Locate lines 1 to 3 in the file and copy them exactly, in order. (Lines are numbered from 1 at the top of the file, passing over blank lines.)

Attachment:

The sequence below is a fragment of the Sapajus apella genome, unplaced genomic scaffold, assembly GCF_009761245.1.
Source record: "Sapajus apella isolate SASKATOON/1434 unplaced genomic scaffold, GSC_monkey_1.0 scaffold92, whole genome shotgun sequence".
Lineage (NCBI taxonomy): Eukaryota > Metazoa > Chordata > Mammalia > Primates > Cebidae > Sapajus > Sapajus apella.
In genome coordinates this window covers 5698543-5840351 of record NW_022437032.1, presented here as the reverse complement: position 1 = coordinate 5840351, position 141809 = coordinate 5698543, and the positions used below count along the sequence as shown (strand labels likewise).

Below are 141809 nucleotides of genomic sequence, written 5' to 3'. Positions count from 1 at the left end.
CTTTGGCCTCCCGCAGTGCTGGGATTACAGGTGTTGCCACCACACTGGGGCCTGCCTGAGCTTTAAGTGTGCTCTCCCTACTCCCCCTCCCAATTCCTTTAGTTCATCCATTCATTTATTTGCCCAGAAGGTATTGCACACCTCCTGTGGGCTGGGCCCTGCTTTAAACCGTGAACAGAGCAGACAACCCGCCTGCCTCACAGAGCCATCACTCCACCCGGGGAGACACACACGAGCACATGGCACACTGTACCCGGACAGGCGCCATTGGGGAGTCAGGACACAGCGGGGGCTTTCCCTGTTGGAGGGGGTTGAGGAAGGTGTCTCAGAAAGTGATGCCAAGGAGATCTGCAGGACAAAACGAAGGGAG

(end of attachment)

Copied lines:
The sequence below is a fragment of the Sapajus apella genome, unplaced genomic scaffold, assembly GCF_009761245.1.
Source record: "Sapajus apella isolate SASKATOON/1434 unplaced genomic scaffold, GSC_monkey_1.0 scaffold92, whole genome shotgun sequence".
Lineage (NCBI taxonomy): Eukaryota > Metazoa > Chordata > Mammalia > Primates > Cebidae > Sapajus > Sapajus apella.